Saturday morning, I got out my computer and my account and started trying to figure out what we were spending that could be handed over.  School lunch, cell phone, gym membership (just for him, I don’t go…) meals out, the snack food that we buy just for him, cases of gatorade, haircuts, etc.  I was blown away with how much this costs.  And this is before we start paying for car insurance!  So we have broached this subject with him.  I gave him a spreadsheet with all of the things I can think of that we buy specifically for him.  He is supposed to make a budget and come back with how much money he thinks he needs.  We will come up with a reasonable amount and open a checking account for him.  He will get deposits every two weeks when I get paid.  That way he can set up time to pay bills, save for certain things, etc.  We will monitor his accounts to make sure he is making wise choices, but if he runs out of money for school lunch, then he will go without.  Or if he doesn’t have any money for snack foods, he will go without (you can tell the boy eats a lot…)

The hardest part in sticking to this plan is going to be keeping my hubby from buying him things.  And making sure we separate his things when shopping for groceries, etc.  I’m not sure how he is going to react to this new responsibility/freedom, but we will see. I will post updates about his progress and our tenacity.


Pondering “stuff”

I am enjoying a (finally) sunny weekend, so haven’t done a lot of work on my de-clutter mission. But I’ve spent a little time thinking about how to break this down into smaller tasks. I’ve read a couple of other blogs on organization and I actually cleaned out the fridge. (step 1)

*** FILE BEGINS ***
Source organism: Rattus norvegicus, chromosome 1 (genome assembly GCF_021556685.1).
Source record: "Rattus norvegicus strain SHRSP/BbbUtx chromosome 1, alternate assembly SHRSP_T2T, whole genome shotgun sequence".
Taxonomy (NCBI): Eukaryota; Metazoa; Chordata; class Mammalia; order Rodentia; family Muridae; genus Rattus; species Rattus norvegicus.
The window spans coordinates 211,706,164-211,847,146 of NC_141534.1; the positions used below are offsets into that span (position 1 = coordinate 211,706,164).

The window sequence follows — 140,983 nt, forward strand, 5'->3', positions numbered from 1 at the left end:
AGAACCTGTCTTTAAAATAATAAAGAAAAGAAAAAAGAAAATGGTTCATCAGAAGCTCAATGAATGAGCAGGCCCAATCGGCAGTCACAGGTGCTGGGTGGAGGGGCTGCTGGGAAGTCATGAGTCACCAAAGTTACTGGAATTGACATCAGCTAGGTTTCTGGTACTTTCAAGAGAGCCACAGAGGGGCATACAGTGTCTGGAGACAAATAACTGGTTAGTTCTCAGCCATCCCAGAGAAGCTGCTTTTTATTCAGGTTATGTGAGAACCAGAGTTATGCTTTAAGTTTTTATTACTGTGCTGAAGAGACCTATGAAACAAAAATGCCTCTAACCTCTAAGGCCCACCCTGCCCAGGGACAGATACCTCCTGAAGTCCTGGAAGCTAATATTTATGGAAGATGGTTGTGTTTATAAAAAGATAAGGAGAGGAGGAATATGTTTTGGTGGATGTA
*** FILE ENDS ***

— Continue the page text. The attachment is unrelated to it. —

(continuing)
A little background… In my many years of being single, I acquired a lot of things. Retail Therapy was my middle name. I have a pretty large house for one person, so it wasn’t an issue if I filled it up with 3 different sets of martini glasses. But now, I am married and have a sixteen year old step son (full time). They moved in about 2 years ago, but the house still pretty much feels like MY house. I want them to feel at home here. And I want them to take ownership and pride in the house. Neither of them are naturally neat, but I think that it could be better if they have more of an influence on the home. This is going to be really hard for me, because I like a lot of my “stuff”. But I know that I don’t really need it and it is just taking up space. Getting to a place where we are organized and everything has a place will make life much easier for me and make it easier to enlist their help (when I can be specific about where things go, etc.)

Kitchen and Pantry first…
I want to get to a place where I have nothing on my counters that isn’t used daily. I want the cabinets to have room for the items in them. I want the pantry to be organized so I can quickly determine what is missing (what goes on the grocery list). I want to make a place for SS to put his snacks, etc. since we are about to start giving him more responsibility with money and purchases. (more about that later). I want a place where I can hide my few items that I want, for when I want them. (Hubby doesn’t understand that just because I didn’t eat all the cookies when I got them, doesn’t mean I don’t want – no NEED – one at a certain time.)